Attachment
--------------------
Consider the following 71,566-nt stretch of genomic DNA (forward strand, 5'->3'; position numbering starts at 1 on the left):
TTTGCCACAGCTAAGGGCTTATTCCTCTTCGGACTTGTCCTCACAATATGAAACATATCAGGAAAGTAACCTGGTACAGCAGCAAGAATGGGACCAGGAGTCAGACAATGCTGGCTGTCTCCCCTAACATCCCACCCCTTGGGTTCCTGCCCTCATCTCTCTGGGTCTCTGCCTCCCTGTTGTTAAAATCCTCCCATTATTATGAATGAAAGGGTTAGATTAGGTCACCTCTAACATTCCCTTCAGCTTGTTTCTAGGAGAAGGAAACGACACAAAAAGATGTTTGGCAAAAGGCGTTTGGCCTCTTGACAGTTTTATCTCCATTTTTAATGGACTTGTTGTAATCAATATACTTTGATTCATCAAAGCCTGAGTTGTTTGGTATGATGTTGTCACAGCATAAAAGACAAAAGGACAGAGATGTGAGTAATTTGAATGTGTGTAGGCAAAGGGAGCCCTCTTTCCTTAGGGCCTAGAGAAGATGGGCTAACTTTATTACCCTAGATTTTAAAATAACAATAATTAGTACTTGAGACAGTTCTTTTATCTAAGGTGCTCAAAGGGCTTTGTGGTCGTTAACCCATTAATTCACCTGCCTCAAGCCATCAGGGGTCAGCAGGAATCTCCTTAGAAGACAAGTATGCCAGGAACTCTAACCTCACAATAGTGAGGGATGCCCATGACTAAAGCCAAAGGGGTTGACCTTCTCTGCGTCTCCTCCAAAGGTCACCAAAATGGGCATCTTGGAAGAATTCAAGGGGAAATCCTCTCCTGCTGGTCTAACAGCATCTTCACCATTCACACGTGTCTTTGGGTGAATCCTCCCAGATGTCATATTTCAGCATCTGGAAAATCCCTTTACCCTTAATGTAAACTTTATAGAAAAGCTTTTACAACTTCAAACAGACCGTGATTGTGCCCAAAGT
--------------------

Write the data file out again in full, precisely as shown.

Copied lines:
Consider the following 71,566-nt stretch of genomic DNA (forward strand, 5'->3'; position numbering starts at 1 on the left):
TTTGCCACAGCTAAGGGCTTATTCCTCTTCGGACTTGTCCTCACAATATGAAACATATCAGGAAAGTAACCTGGTACAGCAGCAAGAATGGGACCAGGAGTCAGACAATGCTGGCTGTCTCCCCTAACATCCCACCCCTTGGGTTCCTGCCCTCATCTCTCTGGGTCTCTGCCTCCCTGTTGTTAAAATCCTCCCATTATTATGAATGAAAGGGTTAGATTAGGTCACCTCTAACATTCCCTTCAGCTTGTTTCTAGGAGAAGGAAACGACACAAAAAGATGTTTGGCAAAAGGCGTTTGGCCTCTTGACAGTTTTATCTCCATTTTTAATGGACTTGTTGTAATCAATATACTTTGATTCATCAAAGCCTGAGTTGTTTGGTATGATGTTGTCACAGCATAAAAGACAAAAGGACAGAGATGTGAGTAATTTGAATGTGTGTAGGCAAAGGGAGCCCTCTTTCCTTAGGGCCTAGAGAAGATGGGCTAACTTTATTACCCTAGATTTTAAAATAACAATAATTAGTACTTGAGACAGTTCTTTTATCTAAGGTGCTCAAAGGGCTTTGTGGTCGTTAACCCATTAATTCACCTGCCTCAAGCCATCAGGGGTCAGCAGGAATCTCCTTAGAAGACAAGTATGCCAGGAACTCTAACCTCACAATAGTGAGGGATGCCCATGACTAAAGCCAAAGGGGTTGACCTTCTCTGCGTCTCCTCCAAAGGTCACCAAAATGGGCATCTTGGAAGAATTCAAGGGGAAATCCTCTCCTGCTGGTCTAACAGCATCTTCACCATTCACACGTGTCTTTGGGTGAATCCTCCCAGATGTCATATTTCAGCATCTGGAAAATCCCTTTACCCTTAATGTAAACTTTATAGAAAAGCTTTTACAACTTCAAACAGACCGTGATTGTGCCCAAAGT